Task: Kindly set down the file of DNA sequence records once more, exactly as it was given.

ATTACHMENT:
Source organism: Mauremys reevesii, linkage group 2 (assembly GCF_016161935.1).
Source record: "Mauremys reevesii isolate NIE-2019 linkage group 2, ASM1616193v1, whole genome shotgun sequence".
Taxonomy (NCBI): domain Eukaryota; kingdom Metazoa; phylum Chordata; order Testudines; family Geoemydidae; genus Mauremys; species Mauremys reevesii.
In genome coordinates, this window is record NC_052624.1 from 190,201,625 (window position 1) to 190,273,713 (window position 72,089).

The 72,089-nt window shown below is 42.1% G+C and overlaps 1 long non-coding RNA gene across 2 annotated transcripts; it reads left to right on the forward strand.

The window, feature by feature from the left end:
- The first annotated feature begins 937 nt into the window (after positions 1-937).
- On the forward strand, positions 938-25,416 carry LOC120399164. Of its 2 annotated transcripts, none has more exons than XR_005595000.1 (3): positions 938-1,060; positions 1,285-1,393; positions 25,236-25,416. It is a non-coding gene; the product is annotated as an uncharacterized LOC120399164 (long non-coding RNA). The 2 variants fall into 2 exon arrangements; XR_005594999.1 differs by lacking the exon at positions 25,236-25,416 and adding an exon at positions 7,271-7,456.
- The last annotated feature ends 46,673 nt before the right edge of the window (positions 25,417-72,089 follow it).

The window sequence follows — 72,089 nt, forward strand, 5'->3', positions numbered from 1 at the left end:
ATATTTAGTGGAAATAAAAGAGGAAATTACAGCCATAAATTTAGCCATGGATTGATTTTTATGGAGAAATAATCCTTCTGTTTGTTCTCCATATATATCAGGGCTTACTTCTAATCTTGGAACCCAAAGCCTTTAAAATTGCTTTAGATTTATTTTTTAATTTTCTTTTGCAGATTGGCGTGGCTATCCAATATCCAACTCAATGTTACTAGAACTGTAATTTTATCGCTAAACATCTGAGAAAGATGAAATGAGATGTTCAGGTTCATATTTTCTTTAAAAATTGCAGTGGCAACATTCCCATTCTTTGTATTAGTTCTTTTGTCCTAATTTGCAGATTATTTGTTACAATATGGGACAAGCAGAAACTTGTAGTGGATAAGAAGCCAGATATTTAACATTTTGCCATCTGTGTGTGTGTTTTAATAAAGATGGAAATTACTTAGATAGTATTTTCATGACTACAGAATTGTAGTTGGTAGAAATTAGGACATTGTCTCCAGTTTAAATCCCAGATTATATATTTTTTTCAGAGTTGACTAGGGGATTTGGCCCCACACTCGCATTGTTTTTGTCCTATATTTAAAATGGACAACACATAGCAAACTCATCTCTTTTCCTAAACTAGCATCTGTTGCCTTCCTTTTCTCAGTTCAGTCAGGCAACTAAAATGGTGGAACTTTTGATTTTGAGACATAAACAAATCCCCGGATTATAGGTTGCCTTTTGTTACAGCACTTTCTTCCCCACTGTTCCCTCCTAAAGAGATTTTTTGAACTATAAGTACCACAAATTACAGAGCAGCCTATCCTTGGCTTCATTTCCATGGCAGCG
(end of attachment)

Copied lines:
Source organism: Mauremys reevesii, linkage group 2 (assembly GCF_016161935.1).
Source record: "Mauremys reevesii isolate NIE-2019 linkage group 2, ASM1616193v1, whole genome shotgun sequence".
Taxonomy (NCBI): domain Eukaryota; kingdom Metazoa; phylum Chordata; order Testudines; family Geoemydidae; genus Mauremys; species Mauremys reevesii.
In genome coordinates, this window is record NC_052624.1 from 190,201,625 (window position 1) to 190,273,713 (window position 72,089).

The 72,089-nt window shown below is 42.1% G+C and overlaps 1 long non-coding RNA gene across 2 annotated transcripts; it reads left to right on the forward strand.

The window, feature by feature from the left end:
- The first annotated feature begins 937 nt into the window (after positions 1-937).
- On the forward strand, positions 938-25,416 carry LOC120399164. Of its 2 annotated transcripts, none has more exons than XR_005595000.1 (3): positions 938-1,060; positions 1,285-1,393; positions 25,236-25,416. It is a non-coding gene; the product is annotated as an uncharacterized LOC120399164 (long non-coding RNA). The 2 variants fall into 2 exon arrangements; XR_005594999.1 differs by lacking the exon at positions 25,236-25,416 and adding an exon at positions 7,271-7,456.
- The last annotated feature ends 46,673 nt before the right edge of the window (positions 25,417-72,089 follow it).

The window sequence follows — 72,089 nt, forward strand, 5'->3', positions numbered from 1 at the left end:
ATATTTAGTGGAAATAAAAGAGGAAATTACAGCCATAAATTTAGCCATGGATTGATTTTTATGGAGAAATAATCCTTCTGTTTGTTCTCCATATATATCAGGGCTTACTTCTAATCTTGGAACCCAAAGCCTTTAAAATTGCTTTAGATTTATTTTTTAATTTTCTTTTGCAGATTGGCGTGGCTATCCAATATCCAACTCAATGTTACTAGAACTGTAATTTTATCGCTAAACATCTGAGAAAGATGAAATGAGATGTTCAGGTTCATATTTTCTTTAAAAATTGCAGTGGCAACATTCCCATTCTTTGTATTAGTTCTTTTGTCCTAATTTGCAGATTATTTGTTACAATATGGGACAAGCAGAAACTTGTAGTGGATAAGAAGCCAGATATTTAACATTTTGCCATCTGTGTGTGTGTTTTAATAAAGATGGAAATTACTTAGATAGTATTTTCATGACTACAGAATTGTAGTTGGTAGAAATTAGGACATTGTCTCCAGTTTAAATCCCAGATTATATATTTTTTTCAGAGTTGACTAGGGGATTTGGCCCCACACTCGCATTGTTTTTGTCCTATATTTAAAATGGACAACACATAGCAAACTCATCTCTTTTCCTAAACTAGCATCTGTTGCCTTCCTTTTCTCAGTTCAGTCAGGCAACTAAAATGGTGGAACTTTTGATTTTGAGACATAAACAAATCCCCGGATTATAGGTTGCCTTTTGTTACAGCACTTTCTTCCCCACTGTTCCCTCCTAAAGAGATTTTTTGAACTATAAGTACCACAAATTACAGAGCAGCCTATCCTTGGCTTCATTTCCATGGCAGCG